How Konnakol Makes Difficult

Rhythms Accessible

by Dennis Winge

In Adam Neely’s great video “The ‘Unperformable’ Rhythm,” the last point he makes is that the conception of any rhythm is the most important thing when it comes to playing it accurately. “The process here is the important part: breaking down rhythms into their component parts, and then understanding them in relationship to an underlying pulse.”

The specific rhythm he is referring to is offbeat quarter-note triplets, as in:

As Neely wisely points out, this way of notating represents the musical idea itself, but may not be very conducive to accurate performance. The following notation, Neely says, aids in accurate performance because it shows where the rhythm lies against the underlying pulse.

He also offers a third way of looking at it which could aid in actual practice of the rhythm:

Neely does an excellent job explaining the differences, and there couldn’t be any better representation in standard notation. However, there is another way to conceptualize rhythms from South India called Konnakol. Very often, Konnakol helps with conceptualization in a way that standard notation cannot.

We are going to take the rhythm above as our example. Since the rhythm is triplet-based, we could break each beat into 3 (as in 1 & a 2 & a 3 & a). The syllable for 3 in Konnakol is “takida.” So it would be:

But since 16th notes are involved, it’s more accurate to break each beat into 6. Now we have:

The rhythm in question is where the bolded capital letters are:

This may look confusing on paper, because it’s meant to spoken. When you speak it, you’ll see it can make the rhythm much easier. Follow these steps:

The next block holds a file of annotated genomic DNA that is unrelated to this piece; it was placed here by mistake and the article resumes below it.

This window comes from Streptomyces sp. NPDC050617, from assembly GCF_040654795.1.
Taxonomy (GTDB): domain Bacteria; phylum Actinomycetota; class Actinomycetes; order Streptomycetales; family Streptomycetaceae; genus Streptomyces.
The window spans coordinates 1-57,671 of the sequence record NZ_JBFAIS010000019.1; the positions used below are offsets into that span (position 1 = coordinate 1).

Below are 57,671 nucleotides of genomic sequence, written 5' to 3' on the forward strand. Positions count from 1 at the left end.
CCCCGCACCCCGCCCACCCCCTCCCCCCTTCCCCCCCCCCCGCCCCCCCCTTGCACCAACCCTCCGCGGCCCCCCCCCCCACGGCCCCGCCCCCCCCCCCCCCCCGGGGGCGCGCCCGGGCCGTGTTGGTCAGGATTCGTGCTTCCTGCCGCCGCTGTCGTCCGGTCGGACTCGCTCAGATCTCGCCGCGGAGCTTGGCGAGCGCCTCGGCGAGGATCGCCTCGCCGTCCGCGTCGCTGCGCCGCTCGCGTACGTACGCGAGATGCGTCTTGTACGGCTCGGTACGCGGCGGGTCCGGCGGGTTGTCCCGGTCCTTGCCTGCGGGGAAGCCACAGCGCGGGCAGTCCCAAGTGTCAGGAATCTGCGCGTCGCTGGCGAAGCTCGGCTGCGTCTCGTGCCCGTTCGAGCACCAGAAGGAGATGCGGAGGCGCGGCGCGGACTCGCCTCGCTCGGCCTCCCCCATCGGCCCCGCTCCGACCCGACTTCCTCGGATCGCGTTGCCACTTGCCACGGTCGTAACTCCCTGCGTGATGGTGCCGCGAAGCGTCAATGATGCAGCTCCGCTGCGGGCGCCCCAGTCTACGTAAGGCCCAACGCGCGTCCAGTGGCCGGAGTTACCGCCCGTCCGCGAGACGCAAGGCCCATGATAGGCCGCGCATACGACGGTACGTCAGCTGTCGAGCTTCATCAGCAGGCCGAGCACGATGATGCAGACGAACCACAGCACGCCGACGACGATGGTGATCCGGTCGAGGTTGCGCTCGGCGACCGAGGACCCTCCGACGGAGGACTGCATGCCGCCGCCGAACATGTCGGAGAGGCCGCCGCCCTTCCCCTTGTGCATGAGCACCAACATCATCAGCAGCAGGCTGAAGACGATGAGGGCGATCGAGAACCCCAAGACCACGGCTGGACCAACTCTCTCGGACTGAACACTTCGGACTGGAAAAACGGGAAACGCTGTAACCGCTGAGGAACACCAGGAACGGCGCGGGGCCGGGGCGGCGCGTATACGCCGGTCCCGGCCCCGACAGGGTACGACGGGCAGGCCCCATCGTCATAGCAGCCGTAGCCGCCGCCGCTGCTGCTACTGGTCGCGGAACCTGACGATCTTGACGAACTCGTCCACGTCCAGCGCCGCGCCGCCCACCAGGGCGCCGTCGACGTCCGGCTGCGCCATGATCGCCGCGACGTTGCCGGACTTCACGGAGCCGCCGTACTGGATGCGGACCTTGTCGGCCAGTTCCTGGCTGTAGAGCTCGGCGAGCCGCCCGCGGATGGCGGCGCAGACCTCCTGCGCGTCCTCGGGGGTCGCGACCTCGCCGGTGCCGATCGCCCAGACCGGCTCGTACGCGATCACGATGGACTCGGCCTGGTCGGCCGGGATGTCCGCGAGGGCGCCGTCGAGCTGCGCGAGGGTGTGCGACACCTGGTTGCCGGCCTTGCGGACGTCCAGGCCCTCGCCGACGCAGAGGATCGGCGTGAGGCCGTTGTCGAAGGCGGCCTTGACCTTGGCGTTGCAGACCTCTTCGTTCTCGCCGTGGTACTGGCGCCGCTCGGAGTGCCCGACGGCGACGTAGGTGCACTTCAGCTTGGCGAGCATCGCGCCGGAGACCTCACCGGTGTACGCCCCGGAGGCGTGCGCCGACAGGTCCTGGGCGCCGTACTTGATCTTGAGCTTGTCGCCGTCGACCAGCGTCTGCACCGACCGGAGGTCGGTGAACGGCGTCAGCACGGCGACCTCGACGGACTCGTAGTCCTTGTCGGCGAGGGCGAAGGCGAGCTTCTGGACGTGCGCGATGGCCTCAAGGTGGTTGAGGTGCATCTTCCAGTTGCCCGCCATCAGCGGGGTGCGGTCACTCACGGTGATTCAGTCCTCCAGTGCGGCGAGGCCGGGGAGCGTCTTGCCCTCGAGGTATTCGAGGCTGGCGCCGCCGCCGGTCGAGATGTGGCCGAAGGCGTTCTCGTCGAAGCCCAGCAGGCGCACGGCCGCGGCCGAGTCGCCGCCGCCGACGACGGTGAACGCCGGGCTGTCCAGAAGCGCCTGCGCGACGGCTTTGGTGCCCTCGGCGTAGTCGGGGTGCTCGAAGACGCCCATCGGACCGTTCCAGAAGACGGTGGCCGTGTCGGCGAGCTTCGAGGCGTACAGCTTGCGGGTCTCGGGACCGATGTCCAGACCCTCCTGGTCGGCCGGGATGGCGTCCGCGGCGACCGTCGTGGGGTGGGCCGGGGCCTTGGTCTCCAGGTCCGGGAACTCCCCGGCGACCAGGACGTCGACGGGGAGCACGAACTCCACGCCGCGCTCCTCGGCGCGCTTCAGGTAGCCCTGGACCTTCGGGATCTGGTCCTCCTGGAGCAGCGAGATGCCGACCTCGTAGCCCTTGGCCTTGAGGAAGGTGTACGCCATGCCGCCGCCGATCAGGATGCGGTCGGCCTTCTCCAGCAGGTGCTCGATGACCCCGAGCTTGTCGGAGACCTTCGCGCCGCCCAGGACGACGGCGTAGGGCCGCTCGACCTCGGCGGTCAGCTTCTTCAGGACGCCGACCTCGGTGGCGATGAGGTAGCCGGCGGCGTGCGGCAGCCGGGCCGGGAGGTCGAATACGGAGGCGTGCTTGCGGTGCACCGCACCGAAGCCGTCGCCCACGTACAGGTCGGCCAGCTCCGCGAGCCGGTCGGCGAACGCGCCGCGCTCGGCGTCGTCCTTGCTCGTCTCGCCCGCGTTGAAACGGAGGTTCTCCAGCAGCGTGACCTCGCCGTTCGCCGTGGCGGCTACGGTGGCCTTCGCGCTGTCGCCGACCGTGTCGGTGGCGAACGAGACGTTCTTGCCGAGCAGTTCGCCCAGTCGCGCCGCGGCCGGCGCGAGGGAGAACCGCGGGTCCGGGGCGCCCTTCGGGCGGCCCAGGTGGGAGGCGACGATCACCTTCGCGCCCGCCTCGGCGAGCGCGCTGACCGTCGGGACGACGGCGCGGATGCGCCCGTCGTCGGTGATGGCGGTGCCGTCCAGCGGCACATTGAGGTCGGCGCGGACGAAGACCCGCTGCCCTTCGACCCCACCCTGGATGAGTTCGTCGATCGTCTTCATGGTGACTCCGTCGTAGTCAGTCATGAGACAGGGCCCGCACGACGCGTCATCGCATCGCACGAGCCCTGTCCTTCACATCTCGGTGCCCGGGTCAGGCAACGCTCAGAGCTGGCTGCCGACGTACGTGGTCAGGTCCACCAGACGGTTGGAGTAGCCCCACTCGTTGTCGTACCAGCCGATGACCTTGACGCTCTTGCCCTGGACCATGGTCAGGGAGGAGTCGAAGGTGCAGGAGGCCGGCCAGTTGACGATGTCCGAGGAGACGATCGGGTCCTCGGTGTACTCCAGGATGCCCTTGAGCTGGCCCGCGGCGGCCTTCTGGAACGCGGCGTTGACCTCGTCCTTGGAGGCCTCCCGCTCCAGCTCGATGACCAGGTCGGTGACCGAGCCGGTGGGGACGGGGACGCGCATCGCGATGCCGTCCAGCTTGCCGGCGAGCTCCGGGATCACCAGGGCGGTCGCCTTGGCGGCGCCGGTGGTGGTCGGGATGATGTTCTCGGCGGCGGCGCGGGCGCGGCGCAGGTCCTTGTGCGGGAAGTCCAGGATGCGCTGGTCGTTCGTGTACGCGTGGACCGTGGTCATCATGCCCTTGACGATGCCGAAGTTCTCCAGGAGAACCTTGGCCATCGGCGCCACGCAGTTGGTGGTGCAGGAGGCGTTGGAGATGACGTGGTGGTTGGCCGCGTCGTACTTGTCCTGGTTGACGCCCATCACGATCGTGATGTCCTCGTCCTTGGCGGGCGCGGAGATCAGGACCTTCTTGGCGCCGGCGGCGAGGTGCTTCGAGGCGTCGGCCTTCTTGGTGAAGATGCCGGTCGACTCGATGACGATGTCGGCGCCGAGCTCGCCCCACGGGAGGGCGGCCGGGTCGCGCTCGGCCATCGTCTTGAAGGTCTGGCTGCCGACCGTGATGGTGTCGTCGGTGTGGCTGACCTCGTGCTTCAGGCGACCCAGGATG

1. Say two “ta-ki-da” phrases for each beat, as shown on the “count” line above, very slowly out loud.
2. Tap on the “ta” of every phrase, so that you are now playing the “6-beat” line above.
3. While continuing to count out loud, leave every other tap out, so that you are now tapping the “3-beat” line above.
4. While continuing to count and tap from the previous step, say the bolded, capitalized syllables louder than the others. Remember to count very slowly, or else this step will be tricky. You definitely can do it; so if you can’t right now, it means you need to slow down even more.
5. While continuing to tap in 3, say only the accented syllables but not the others, so that you are now saying the “Neely rhythm” line while tapping the underlying pulse.
6. As you pick up speed from being gradually more comfortable with the previous steps, you will begin to hear the composite of the beats and the rhythm in question as the “resulting count” line.

The advantage of thinking of this or any rhythm in terms of Konnakol is that it is very accurate, because it doesn’t involve the usual math associated with figuring out durations of notes and rests that reading standard notation necessitates. You are counting equally spaced syllables, and then as you begin to leave out the syllables that don’t have note events, you can still ‘hear’ them, and thus can be sure that you are playing it accurately. In addition, Konnakol can help musicians dramatically improve their rhythm even if they don’t read music.

About The Author

Dennis Winge is a professional guitarist living in New York with a passion for vegan food and bhakti yoga. If you are interested in taking Guitar instruction Danby, NY then be sure to visit his school’s website.